Breastfeeding in the early weeks has to be one of the hardest and sometimes most painful things you'll go through (right along with childbirth). Don't get me wrong, it's one of the most amazing things ever and yes, some mamas really don't battle much pain, but majority of us do. However it is SO worth it.
I try to tell each mama that I work with or speak to about breastfeeding that once you make it through those first six weeks, things start to get SO much easier. Suddenly all of the aches and pains just start to fade away and you slowly begin to feel like a pro at this nursing or pumping thing. Those first six weeks are trying for all mamas, but it's so worth it to stick it out.
One of the most common things for a newly breastfeeding mama to battle is engorgement. What exactly is engorgement? Well, imagine that your breast just suddenly turned into a rock. Yes, a rock. It may be a hard, lumpy rock or a hard, hot to the touch rock.
Some common signs of engorgement:
- Hard and uncomfortable breast
- Hot to the touch breast
- Red spots on the breast
- Lump(s) within a hard breast
- A breast that is so full baby has trouble latching (makes it hard for the nipple to protrude out)
- A low to mild fever
- Shooting pains within the breast
What exactly is engorgement?
Engorgement is basically when there's just too much milk in the breast and it is not emptying fast enough. When too much milk gets trapped in there, milk ducts can become clogged and therefore your breast somewhat "backs up" (like a clogged toilet) and becomes engorged. While having too much milk sounds like a blessing (and yes in some ways it is) it does often come with issues that have to be handled correctly.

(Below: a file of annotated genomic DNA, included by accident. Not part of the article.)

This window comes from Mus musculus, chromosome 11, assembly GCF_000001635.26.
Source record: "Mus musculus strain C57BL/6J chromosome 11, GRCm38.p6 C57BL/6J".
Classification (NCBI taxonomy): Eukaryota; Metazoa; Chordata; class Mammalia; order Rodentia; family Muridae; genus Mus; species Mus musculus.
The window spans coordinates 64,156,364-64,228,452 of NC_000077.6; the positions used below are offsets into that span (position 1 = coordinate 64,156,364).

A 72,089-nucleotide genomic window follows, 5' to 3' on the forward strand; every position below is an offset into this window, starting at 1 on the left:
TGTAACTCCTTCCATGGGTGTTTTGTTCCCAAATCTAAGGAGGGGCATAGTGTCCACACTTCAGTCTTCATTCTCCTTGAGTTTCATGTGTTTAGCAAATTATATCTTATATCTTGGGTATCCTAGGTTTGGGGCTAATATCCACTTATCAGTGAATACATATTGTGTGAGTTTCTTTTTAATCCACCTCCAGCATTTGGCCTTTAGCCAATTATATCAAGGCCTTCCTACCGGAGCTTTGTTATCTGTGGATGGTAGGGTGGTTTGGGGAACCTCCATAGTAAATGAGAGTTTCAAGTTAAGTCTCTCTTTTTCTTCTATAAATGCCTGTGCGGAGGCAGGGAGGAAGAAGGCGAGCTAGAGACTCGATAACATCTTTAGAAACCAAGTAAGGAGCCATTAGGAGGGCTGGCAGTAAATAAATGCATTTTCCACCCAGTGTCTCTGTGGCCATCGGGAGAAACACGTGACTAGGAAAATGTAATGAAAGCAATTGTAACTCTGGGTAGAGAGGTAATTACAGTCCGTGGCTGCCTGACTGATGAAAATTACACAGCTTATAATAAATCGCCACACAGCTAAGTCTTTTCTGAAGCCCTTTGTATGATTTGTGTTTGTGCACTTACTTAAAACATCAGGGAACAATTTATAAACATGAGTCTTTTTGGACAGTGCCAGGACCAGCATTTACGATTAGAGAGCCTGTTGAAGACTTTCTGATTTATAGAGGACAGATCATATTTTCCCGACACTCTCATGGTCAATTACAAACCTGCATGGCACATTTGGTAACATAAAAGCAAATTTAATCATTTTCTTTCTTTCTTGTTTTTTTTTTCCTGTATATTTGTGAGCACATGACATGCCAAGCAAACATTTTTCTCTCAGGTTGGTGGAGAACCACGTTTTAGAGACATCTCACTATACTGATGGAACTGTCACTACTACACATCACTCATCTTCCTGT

How do you treat engorgement?
- Relieve the breast. This is tricky because if you empty the breast too much, then you will just make more milk and add to the problem. The best thing is to nurse as usual and maybe just add one pump session a day to empty.
- Use heat. Use a hot compress on the breast before a feeding as the heat helps aid the milk through the ducts. Your milk may move more freely and easily if heat was applied. Try our breast comfort packs for this!
- Use cold. Use cold AFTER you have pumped or nursed to helped maintain any pain. Think of it as icing your breasts just as you would a sore muscle. Our breast comfort packs can be used cold as well!
- Massage the breast. Massage the breast during feedings or pumping sessions to help relieve any lumps or clogged ducts. If you feel a specific lump somewhere, use a circular motion while feeding to try and break down the lump and get the milk moving.
- Express a little before you nurse. This is some of the best advice. Hand express or pump out about an oz or so BEFORE you feed to soften the breast and make the latch easier for baby. This is an easy way to build up a stash of frozen milk and also to help make nursing more comfortable during engorgement.
- Soak. I always find a hot tub soak with hot towels on your breasts or our breast comfort packs on your breasts, will help aid in pains.
- Restrict tight clothing. Clothing that is too tight and restrictive may create more discomfort and issues. Choose looser clothes.
- Nurse away. Don't let any issues keep you from nursing. In fact nursing is exactly what you need to do to cure the issue.
If you are struggling through the hard, long days of breastfeeding in those first few weeks I am right there with you in all of the pains, exhaustion and more. I've been in your shoes a few times and I know just what it feels like and how badly you may feel like giving up. But coming from someone who always stuck it out another day and then eventually another week and so on, I can tell you breastfeeding is the most amazing thing! You may even end up like I was and breastfeeding a toddler while making pancakes and multitasking like a pro. It just comes that easy eventually!
Don't hesitate to email us for services on online breastfeeding counseling.